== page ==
you, and what you choose will depend on the training you want to provide and the

technical capabilities of your audience.

Instructor-Led Training (ILT)

ILT is the training we are all used to from going to school. Corporate ILT can be

classroom-based in the physical sense, or delivered live over the internet.

For certain things there really is no substitute for expert-led training, especially when it

comes to fielding important real-time questions and stimulating dialog.

For many organizations it is the foundation of their training strategy, and is

increasingly being supported by new teaching methods like blended learning and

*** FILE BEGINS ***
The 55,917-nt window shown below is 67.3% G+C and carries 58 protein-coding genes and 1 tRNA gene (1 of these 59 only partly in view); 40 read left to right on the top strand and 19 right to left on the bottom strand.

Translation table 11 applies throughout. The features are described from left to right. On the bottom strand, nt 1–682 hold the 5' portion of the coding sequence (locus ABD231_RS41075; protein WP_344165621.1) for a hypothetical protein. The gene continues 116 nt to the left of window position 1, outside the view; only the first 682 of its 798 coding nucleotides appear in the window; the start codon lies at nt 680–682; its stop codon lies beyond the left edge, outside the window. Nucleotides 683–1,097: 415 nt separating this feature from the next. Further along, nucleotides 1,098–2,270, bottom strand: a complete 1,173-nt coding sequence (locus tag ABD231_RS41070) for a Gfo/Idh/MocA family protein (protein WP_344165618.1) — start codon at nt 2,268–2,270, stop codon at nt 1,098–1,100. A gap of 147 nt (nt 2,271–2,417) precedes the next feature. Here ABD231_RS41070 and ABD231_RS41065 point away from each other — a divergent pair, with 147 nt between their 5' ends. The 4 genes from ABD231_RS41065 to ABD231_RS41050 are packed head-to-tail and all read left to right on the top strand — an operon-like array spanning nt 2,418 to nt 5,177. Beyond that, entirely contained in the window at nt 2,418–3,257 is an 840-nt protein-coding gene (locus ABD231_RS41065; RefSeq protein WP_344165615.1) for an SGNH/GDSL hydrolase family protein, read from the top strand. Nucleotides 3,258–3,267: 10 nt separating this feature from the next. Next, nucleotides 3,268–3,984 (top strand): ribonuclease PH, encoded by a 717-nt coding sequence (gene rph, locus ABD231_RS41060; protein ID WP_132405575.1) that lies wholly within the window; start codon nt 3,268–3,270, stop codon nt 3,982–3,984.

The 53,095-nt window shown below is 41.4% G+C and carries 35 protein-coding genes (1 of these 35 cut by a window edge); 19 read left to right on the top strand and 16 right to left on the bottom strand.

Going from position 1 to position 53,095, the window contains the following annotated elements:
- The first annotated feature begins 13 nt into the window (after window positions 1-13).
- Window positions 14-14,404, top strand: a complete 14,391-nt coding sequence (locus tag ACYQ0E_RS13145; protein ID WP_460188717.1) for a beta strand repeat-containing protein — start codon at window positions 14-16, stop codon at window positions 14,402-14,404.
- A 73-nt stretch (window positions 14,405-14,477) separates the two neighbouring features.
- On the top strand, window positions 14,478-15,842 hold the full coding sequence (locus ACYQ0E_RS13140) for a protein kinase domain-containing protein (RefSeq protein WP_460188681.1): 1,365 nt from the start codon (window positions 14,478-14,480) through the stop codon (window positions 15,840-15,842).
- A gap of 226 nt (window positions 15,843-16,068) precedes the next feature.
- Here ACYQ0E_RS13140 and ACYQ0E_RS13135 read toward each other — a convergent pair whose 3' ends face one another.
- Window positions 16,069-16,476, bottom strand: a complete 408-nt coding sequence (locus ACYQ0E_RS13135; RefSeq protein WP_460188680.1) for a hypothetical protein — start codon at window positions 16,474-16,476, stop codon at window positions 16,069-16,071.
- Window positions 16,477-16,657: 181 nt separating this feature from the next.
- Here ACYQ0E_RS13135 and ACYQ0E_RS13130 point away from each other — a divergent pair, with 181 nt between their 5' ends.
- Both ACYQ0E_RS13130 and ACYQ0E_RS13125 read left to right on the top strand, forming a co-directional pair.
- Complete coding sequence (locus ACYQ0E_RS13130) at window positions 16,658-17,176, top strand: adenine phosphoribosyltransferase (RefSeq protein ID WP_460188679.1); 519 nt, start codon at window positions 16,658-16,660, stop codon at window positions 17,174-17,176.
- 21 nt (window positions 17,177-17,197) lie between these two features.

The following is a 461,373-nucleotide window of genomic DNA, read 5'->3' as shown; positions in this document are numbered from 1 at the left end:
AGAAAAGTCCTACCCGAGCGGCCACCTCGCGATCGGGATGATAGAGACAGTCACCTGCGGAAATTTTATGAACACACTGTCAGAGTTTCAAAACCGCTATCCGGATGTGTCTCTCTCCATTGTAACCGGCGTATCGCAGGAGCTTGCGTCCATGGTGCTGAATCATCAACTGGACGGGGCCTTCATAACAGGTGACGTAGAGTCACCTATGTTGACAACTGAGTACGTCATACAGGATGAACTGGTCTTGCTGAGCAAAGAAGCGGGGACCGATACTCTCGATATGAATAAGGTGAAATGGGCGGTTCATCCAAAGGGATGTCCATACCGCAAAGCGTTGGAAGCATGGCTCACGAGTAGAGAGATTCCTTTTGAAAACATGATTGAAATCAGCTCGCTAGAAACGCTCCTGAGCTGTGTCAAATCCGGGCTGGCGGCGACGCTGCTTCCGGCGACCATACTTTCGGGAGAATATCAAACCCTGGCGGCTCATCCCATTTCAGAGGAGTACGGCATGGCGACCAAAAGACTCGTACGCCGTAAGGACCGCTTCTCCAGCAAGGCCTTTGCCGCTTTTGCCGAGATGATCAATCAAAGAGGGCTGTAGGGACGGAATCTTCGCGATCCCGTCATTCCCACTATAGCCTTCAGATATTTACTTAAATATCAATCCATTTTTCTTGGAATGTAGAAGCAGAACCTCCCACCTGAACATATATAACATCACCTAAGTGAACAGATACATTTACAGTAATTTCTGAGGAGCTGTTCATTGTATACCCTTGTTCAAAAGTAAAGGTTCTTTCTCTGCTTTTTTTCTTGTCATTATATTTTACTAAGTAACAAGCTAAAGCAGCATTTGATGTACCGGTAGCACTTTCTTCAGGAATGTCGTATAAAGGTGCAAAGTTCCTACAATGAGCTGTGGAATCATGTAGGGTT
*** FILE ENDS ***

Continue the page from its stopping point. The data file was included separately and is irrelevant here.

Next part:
Training only really sinks in for some learners when they have had the chance to ask

questions and interact with others over the topic.

For this reason ILT is here to stay.

How to choose the best LMS

Chapter 4 - How will the training be delivered?

Self-paced training

The general trend in almost all forms of learning and training is a gradual shift out of

the classroom and online. Employees are generally quite a busy bunch, and removing

them from their post to carry out training - even if it is profitable in the long-run - can

be costly.

By giving learners the power over when and how they complete their training brings

about a number of benefits:

Instructor costs - with no reliance on a classroom or an instructor allowing learners

to complete their training at their own pace saves money.

Time savings - the logistics of coordinating a lesson, delivering it and potentially